And there are services that had been designed, commissioned by clinical commissioning groups, but they are designed for particular types of clients. So Muslims, for example, I mean, there’s a number of services that cater for the Muslim groups and some of the work that they do with Muslim clients is unique that maybe perhaps you wouldn’t get in a statutory setting. So these kind of services really help. And the way they’re set, that they’re based within communities rather than hospitals or the places where you might expect to find these kind of services, that helps because it makes it easier for people to access, these are sort of places they would go on, you know, and access these places in their daily lives.
So, you know, they reduce things like barriers to access, but they also I think the service provision what’s provided is tailored to meet the needs of these communities. And that comes from having understanding of where people are coming from with the backgrounds and, you know, their religious beliefs, their values, etc. So I think those kind of things have helped to reduce mental illness within Bradford.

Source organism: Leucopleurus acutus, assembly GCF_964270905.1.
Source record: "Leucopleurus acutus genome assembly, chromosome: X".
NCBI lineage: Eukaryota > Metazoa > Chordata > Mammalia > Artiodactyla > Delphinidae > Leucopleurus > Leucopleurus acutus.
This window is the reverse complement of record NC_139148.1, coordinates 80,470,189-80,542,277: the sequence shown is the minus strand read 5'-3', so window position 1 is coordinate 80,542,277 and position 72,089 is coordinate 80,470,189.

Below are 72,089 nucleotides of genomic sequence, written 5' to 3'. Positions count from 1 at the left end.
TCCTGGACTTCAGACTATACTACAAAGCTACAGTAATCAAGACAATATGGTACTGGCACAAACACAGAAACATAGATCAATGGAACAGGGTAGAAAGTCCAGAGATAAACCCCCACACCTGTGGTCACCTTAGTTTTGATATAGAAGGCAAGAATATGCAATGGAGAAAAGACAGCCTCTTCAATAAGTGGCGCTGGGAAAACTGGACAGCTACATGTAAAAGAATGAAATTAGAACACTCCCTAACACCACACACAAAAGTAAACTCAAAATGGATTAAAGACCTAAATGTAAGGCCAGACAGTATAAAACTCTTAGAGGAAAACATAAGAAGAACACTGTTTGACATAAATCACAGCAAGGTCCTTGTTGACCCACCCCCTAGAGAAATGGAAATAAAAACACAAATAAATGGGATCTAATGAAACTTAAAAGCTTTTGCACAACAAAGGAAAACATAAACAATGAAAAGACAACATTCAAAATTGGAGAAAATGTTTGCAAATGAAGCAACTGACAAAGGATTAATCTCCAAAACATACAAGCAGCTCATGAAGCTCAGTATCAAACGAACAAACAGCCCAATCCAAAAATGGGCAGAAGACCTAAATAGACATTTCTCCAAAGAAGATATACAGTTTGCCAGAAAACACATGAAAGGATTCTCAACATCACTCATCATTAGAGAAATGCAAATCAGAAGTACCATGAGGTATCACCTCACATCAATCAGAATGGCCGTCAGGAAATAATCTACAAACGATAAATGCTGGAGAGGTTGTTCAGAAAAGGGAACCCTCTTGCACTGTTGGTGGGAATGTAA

In this activity, we take a closer look at the role of Muslim communities as a resource for positive mental health experiences, and a protective factor against mental health problems.

In this video, Aamnah draws on recent research that forms the basis of a chapter she has recently authored on the topic of Muslims and Mental Health for a forthcoming book on Muslims and health inequalities (reference below).

In her response, Aamnah highlights that mental health stigma in South Asian communities can mean that they experience mental health in distinctive ways. Aamnah refers to alternative ways of coping with mental health problems among Muslims that might include consulting pirs (spiritual healers) or using taviz (protective amulets). She also says that younger Muslims, who were born in Britain, may experience and understand mental health in distinctive ways compared to people of their parents’ generation, particularly those of the first generation. Aamnah emphasises the diversity and variation among and within Muslim communities in terms of their understandings and experiences of mental health.